School Bus Safety Act Named After Student Victim Passes N.C. Senate

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Earlier this week, a school bus safety law named for a Forsyth County student passed the North Carolina Senate. Sixth-grader Hasani N. Wesley died in December as a result of being struck by a motorist who illegally passed his stopped school bus as he crossed the road to catch it.

Rep. Ed Hanes, a Democrat, co-sponsored the bill with Rep. Donny Lambeth, a Forsyth County Republican. The bipartisan legislation (HB 428), which was recently renamed the Hasani N. Wesley Students’ School Bus Safety Act, would impose harsher penalties on drivers who fail to halt for stopped school buses in the process of loading or unloading students.

Minimum fines would be increased to between $500 and $5,000, and offenders would lose their driver’s license if they hit someone. Currently it is illegal for any driver to pass a school bus that has an extended stop arm and flashing red lights, and offenders receive misdemeanor or felony charges for violations.

Though the new law was largely inspired by the most recent such tragedy, Rep. Hanes said several local bus-passing incidents in his area have injured children or caused their death. Shortly after the December accident, Billy Roger Bailey of Forsyth County was charged with passing a stopped school bus and striking and killing a child, which is a felony.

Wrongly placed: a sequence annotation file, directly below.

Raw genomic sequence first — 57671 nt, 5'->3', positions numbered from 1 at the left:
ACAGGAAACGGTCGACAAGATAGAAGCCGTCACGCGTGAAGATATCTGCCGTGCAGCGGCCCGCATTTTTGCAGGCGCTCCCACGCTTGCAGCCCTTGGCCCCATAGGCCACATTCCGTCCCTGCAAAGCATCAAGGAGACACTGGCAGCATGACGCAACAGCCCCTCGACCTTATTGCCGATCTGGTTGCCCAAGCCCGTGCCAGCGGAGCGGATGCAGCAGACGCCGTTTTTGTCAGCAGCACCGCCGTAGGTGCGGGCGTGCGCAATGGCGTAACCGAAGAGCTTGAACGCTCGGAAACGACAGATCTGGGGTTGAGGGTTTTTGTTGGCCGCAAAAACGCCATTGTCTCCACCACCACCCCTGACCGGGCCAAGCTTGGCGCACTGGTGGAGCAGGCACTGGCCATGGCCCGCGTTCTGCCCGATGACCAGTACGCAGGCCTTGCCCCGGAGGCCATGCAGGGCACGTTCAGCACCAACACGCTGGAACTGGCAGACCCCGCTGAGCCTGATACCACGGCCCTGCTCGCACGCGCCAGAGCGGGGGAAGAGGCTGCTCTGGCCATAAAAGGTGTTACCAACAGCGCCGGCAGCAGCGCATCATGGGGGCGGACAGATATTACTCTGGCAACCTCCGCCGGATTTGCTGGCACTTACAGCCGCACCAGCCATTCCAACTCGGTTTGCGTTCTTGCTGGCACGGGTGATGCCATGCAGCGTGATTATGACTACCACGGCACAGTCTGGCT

“When we saw that, both of us were just astonished,” Hanes said, also referring to the bill co-sponsor. “So the penalties are a little more severe. That’s going to help.”

According to the North Carolina Department of Public Instruction, there have been 12 fatalities statewide caused by illegal school-bus passing incidents since 1998. Four such deaths occurred in the most recent school year.

Last year, school bus drivers reported 3,196 vehicles illegally passing stopped school buses during the department’s annual one-day count on March 21. Enforcing school bus stop laws is a challenge because both the vehicle and driver must be clearly identified to gain a conviction.

In a pilot program last year, the state installed a camera system known as Fortress Mobile on the exterior of buses at a cost of about $4,500 per bus. The cameras work to capture an image of the vehicle and driver as well as shots of the stop arm and flashing lights. Several counties have successfully used the system to prosecute violators, according to news reports.

The school bus safety act encourages districts to use the fines collected from stop-arm violations to purchase such camera systems with the aim of increasing both convictions and awareness.

Hanes added that once drivers become aware they can be caught and face stiff penalties, the cameras will hopefully act as a deterrent.

“Once folks start seeing this is being heavily enforced, behavior will change,” he said.